Makarova reaches first final in D.C.
With a double-fist pump and a megawatt smile, Ekaterina Makarova skipped to a few firsts Saturday afternoon at the Citi Open. After finally dispatching bold young Frenchwoman Oceane Dodin, 3-6, 6-3, 6-4, in the semifinals, Makarova reached her first tournament final since 2014 and her first final in Washington after three trips to the semis.
She will play Sunday against fourth-seeded German Julia Goerges, who defeated her countrywoman Andrea Petkovic, 5-7, 6-4, 7-5, in a 2-hour 30-minute slugfest late Saturday.
“I started today a bit slower than I have to be, but in the second set I tried to step in a little bit more and to make her move, and it started working,” Makarova said. “. . . I’m so happy that finally, I finished it in my way.”
The Russian, ranked No. 58 in the world, reached a career-high No. 8 ranking in 2015, which was also her last appearance at the Citi Open.
Men’s doubles final set
Second-seeded Lukasz Kubot and Marcelo Melo beat the American doubles powerhouse Bob and Mike Bryan, 7-6 (7-5), 6-4, in the semifinals Saturday to record their 17th consecutive win. In Sunday ‘s final they will meet top-seeded duo Henri Kontinen and John Peers, who downed Jamie Murray and Bruno Soares, 6-7 (7-4), 7-5, 10-8.
The final is a rematch of the Wimbledon semifinal that Kubot and Melo won — Kubot took the No. 1 doubles ranking from Kontinen in that match.
Aoyama wins another title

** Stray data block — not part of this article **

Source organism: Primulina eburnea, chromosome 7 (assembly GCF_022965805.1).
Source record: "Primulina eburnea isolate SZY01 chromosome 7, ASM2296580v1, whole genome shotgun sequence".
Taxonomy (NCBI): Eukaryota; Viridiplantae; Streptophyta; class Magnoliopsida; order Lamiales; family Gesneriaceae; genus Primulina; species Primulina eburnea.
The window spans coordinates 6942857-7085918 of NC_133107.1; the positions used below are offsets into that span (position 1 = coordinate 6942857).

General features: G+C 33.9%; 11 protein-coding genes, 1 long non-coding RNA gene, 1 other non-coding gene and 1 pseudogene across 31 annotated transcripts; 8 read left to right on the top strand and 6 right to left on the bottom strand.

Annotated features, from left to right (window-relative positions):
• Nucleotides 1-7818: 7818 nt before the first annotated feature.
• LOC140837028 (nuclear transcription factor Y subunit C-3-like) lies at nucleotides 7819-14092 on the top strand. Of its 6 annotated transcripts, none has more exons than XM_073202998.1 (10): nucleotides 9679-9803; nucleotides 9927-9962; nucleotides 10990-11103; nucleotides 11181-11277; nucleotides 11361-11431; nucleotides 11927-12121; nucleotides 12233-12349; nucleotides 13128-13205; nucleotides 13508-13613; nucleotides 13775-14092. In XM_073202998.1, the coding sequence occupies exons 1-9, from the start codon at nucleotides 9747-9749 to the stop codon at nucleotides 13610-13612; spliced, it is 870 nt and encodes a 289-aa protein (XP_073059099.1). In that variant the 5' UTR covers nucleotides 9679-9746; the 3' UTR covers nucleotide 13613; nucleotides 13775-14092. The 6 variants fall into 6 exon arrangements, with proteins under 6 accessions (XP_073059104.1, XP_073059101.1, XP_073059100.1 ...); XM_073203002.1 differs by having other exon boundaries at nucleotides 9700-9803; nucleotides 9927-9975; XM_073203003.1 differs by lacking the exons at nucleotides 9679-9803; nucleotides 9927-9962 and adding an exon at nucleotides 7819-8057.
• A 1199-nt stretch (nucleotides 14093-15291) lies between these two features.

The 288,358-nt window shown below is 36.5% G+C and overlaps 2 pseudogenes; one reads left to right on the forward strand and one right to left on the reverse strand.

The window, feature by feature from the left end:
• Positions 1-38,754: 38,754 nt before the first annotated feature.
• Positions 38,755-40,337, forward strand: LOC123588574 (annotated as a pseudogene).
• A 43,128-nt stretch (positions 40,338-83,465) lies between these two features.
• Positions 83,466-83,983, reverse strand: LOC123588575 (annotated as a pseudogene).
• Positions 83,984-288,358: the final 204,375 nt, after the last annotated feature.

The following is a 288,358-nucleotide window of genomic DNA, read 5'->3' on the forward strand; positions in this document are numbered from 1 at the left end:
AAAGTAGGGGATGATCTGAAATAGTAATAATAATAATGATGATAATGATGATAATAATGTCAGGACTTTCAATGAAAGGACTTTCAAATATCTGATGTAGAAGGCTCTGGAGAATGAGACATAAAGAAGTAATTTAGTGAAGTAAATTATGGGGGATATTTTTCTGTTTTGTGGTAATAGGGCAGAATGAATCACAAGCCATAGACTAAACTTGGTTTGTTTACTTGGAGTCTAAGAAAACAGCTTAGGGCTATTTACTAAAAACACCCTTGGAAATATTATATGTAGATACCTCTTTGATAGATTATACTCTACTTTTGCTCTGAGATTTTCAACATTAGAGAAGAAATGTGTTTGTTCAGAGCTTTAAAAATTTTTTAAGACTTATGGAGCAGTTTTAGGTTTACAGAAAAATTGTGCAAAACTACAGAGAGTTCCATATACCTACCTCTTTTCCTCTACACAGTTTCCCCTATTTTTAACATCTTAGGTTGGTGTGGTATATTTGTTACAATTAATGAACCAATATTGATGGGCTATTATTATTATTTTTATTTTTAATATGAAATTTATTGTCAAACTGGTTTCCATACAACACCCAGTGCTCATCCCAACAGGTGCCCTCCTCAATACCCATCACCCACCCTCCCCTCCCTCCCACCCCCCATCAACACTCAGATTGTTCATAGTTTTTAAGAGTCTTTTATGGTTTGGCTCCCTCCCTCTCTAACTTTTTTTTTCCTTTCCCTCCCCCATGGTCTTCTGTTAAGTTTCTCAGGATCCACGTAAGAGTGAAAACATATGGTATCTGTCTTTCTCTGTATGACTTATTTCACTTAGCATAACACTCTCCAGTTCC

In an under-the-radar but not at all unexpected women’s doubles final, Shuko Aoyama, the 47 th-ranked doubles player in the world, marked her dominance in Washington with her fourth Citi Open championship Saturday. She and partner Renata Voracova beat the hastily assembled team of Sloane Stephens, the Citi Open singles champion in 2015, and Eugenie Bouchard, 6-3, 6-2.
Washington has been a haven for Aoyama, who has played at Rock Creek Park Tennis Center every year since 2012 and made the final every year except in 2015. Her ownership of the event is so total that her four titles have come with four partners.
“I don’t know!” Aoyama said when asked why she has done so well in Washington, before musing that the fast courts suit her well. “I don’t know why, but I’m enjoying it every time, playing here. The crowd is so nice, every time supporting me.”
Russia’s Ekaterina Makarova defeated Oceane Dodin in a semifinal Saturday and will meet Julia Goerges in the women’s final Sunday.